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Academic Performance and College Dropout: Using Longitudinal Expectations Data to Estimate a Learning Model

  • Todd Stinebrickner
  • Ralph Stinebrickner

We estimate a dynamic learning model of the college dropout decision, taking advantage of unique expectations data to greatly reduce our reliance on assumptions that would otherwise be necessary for identification. We find that forty-five percent of the dropout that occurs in the first two years of college can be attributed to what students learn about their about academic performance, but that this type of learning becomes a less important determinant of dropout after the midpoint of college We use our model to quantify the importance of the possible avenues through which poor grade performance could influence dropout. Our simulations show that students who perform poorly tend to learn that staying in school is not worthwhile, not that they fail out or learn that they are more likely (than they previously believed) to fail out in the future. We find that poor performance both substantially decreases the enjoyability of school and substantially influences beliefs about post-college earnings.

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Paper provided by National Bureau of Economic Research, Inc in its series NBER Working Papers with number 18945.

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Date of creation: Apr 2013
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Publication status: published as Ralph Stinebrickner & Todd Stinebrickner, 2014. "Academic Performance and College Dropout: Using Longitudinal Expectations Data to Estimate a Learning Model," Journal of Labor Economics, University of Chicago Press, vol. 32(3), pages 601 - 644.
Handle: RePEc:nbr:nberwo:18945
Note: ED LS
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  7. J. Dominitz & C. F. Manski, . "Eliciting student expectations of the returns to schooling," Institute for Research on Poverty Discussion Papers 1049-94, University of Wisconsin Institute for Research on Poverty.
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  13. Todd R. Stinebrickner & Ralph Stinebrickner, 2007. "The Effect of Credit Constraints on the College Drop-Out Decision: A Direct Approach Using a New Panel Study," University of Western Ontario, Centre for Human Capital and Productivity (CHCP) Working Papers 20071, University of Western Ontario, Centre for Human Capital and Productivity (CHCP).
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  23. Michael P. Keane & Kenneth I. Wolpin, 1994. "The solution and estimation of discrete choice dynamic programming models by simulation and interpolation: Monte Carlo evidence," Staff Report 181, Federal Reserve Bank of Minneapolis.
  24. Bound, John & Stinebrickner, Todd & Waidmann, Timothy, 2010. "Health, economic resources and the work decisions of older men," Journal of Econometrics, Elsevier, vol. 156(1), pages 106-129, May.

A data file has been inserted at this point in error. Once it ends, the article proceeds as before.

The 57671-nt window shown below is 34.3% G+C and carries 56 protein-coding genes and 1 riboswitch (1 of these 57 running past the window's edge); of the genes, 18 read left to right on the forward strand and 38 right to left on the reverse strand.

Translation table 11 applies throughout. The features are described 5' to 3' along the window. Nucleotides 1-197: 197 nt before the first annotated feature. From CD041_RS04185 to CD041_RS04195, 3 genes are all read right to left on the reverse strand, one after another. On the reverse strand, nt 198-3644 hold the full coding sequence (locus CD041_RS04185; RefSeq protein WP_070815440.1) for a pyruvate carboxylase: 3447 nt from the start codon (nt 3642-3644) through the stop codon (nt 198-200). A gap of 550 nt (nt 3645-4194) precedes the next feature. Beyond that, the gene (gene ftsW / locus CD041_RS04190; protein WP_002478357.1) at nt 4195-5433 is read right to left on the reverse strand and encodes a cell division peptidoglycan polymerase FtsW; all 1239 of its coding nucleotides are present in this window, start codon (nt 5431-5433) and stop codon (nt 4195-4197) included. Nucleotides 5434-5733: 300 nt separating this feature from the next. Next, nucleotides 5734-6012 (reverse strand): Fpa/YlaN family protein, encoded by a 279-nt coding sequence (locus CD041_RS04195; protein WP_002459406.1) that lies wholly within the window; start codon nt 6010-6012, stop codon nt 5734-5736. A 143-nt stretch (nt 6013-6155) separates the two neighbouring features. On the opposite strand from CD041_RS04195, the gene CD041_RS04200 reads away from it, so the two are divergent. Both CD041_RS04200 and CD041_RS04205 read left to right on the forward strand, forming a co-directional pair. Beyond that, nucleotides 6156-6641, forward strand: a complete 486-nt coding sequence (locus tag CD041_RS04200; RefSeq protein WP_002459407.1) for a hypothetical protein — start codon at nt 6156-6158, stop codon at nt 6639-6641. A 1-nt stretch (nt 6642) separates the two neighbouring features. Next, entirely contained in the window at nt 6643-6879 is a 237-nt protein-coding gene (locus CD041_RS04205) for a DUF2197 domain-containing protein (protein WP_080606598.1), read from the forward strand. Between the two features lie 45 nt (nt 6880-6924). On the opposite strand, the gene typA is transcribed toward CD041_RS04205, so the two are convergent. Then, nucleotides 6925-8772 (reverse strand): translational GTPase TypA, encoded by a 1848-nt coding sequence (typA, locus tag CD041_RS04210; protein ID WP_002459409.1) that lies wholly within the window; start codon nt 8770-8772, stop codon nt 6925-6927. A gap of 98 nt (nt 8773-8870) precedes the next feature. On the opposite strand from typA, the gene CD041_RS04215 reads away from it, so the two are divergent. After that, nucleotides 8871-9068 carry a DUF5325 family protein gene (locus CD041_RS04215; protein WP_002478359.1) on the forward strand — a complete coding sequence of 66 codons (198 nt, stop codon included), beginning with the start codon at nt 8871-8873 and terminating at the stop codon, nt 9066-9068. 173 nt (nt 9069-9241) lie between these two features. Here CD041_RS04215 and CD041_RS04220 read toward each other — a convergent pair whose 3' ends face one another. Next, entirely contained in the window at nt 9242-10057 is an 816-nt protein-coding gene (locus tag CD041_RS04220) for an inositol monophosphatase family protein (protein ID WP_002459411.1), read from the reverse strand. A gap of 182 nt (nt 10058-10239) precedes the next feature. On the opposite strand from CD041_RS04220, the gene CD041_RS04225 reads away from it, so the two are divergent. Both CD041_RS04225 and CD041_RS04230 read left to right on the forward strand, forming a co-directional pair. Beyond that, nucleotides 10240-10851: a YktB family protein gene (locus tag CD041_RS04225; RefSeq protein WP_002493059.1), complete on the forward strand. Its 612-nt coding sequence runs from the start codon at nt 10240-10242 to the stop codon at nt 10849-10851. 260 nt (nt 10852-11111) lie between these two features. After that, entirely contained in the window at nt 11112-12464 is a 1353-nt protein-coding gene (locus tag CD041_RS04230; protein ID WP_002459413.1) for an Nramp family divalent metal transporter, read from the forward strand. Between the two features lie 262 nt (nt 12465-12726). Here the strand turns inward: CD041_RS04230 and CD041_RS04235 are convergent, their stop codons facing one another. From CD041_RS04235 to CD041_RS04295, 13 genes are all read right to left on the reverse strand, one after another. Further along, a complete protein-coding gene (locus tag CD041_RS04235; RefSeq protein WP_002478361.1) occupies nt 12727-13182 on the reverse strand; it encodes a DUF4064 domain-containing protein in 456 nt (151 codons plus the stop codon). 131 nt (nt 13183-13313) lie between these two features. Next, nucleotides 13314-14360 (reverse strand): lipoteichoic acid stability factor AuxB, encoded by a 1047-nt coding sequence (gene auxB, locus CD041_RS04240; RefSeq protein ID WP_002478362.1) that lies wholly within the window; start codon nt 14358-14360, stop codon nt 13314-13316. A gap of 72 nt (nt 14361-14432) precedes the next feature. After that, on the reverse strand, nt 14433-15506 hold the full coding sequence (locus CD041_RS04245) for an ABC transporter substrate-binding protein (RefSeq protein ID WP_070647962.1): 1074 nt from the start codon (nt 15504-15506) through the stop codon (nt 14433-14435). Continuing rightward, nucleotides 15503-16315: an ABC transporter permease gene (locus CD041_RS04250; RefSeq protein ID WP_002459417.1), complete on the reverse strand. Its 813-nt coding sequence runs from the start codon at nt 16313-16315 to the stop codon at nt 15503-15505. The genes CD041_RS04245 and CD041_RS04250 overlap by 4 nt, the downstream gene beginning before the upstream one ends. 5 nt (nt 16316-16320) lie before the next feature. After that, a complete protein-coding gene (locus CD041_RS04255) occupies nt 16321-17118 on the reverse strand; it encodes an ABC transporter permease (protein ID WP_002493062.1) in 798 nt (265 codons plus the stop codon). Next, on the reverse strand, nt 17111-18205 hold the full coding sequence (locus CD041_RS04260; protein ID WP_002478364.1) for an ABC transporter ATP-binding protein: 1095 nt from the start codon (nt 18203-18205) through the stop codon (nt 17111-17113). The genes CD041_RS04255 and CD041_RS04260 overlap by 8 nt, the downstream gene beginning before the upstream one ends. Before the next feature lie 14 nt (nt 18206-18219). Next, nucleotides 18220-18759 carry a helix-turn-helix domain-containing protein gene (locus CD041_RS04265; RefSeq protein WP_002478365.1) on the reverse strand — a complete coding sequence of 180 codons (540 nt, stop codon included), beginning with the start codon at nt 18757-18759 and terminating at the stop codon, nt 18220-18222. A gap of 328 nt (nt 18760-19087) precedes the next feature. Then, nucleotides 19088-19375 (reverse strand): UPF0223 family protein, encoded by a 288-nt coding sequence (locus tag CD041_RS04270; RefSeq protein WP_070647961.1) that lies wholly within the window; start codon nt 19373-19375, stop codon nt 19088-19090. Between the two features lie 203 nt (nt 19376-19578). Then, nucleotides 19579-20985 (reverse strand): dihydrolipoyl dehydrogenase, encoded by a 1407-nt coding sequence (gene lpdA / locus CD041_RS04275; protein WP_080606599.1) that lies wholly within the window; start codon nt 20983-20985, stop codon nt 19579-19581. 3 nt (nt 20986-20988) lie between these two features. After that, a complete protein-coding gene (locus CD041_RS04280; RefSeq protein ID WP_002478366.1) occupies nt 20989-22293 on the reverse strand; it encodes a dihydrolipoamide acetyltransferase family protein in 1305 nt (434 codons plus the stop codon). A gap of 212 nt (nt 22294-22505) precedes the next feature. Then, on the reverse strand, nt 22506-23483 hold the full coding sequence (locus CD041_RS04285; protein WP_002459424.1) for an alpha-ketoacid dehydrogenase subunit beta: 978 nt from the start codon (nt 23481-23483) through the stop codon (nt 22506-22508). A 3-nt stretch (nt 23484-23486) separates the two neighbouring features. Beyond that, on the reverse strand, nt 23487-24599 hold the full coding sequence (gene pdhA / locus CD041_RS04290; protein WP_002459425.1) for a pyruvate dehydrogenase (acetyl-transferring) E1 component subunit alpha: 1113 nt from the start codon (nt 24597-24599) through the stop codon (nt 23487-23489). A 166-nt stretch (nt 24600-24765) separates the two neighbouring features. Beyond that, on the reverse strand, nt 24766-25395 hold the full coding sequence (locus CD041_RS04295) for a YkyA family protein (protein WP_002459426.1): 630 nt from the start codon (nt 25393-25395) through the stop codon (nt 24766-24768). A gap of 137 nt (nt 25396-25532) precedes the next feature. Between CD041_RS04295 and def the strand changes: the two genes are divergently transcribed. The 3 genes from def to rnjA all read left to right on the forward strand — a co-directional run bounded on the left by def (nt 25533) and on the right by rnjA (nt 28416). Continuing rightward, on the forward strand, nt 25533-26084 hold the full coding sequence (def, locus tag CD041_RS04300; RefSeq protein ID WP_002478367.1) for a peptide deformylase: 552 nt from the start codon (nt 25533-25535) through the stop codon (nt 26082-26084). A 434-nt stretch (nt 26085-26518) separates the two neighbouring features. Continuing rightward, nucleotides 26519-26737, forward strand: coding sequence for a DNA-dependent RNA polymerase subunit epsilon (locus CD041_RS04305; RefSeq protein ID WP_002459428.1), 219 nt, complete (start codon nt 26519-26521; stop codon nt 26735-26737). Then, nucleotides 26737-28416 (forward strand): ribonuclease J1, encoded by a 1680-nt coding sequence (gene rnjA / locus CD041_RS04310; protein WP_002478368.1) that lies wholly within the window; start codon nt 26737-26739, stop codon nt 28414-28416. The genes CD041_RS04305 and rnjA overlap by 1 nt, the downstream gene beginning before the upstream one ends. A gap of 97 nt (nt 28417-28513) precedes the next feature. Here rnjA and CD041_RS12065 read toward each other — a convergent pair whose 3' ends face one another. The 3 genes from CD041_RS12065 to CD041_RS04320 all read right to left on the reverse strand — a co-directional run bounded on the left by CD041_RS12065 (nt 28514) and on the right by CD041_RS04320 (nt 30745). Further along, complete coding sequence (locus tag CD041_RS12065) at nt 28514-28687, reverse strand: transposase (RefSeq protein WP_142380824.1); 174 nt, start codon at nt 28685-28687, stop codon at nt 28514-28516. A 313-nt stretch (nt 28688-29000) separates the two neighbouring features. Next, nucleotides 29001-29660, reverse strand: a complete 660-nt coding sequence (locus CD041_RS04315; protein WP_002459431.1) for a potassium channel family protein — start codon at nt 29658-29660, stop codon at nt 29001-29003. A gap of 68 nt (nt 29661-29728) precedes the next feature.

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  26. Ralph Stinebrickner & Todd R. Stinebrickner, 2014. "A Major in Science? Initial Beliefs and Final Outcomes for College Major and Dropout," Review of Economic Studies, Oxford University Press, vol. 81(1), pages 426-472.
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  30. Jeff Dominitz, 1998. "Earnings Expectations, Revisions, And Realizations," The Review of Economics and Statistics, MIT Press, vol. 80(3), pages 374-388, August.
  31. Todd R. Stinebrickner & Ralph Stinebrickner, 2007. "The Causal Effect of Studying on Academic Performance," University of Western Ontario, Centre for Human Capital and Productivity (CHCP) Working Papers 20072, University of Western Ontario, Centre for Human Capital and Productivity (CHCP).
  32. Stinebrickner, Ralph & Stinebrickner, T.R.Todd R., 2004. "Time-use and college outcomes," Journal of Econometrics, Elsevier, vol. 121(1-2), pages 243-269.
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  34. Todd Stinebrickner & Ralph Stinebrickner, 2011. "Math or Science? Using Longitudinal Expectations Data to Examine the Process of Choosing a College Major," University of Western Ontario, Centre for Human Capital and Productivity (CHCP) Working Papers 20111, University of Western Ontario, Centre for Human Capital and Productivity (CHCP).
  35. Ralph Stinebrickner & Todd R. Stinebrickner, 2003. "Understanding Educational Outcomes of Students from Low-Income Families: Evidence from a Liberal Arts College with a Full Tuition Subsidy Program," Journal of Human Resources, University of Wisconsin Press, vol. 38(3).
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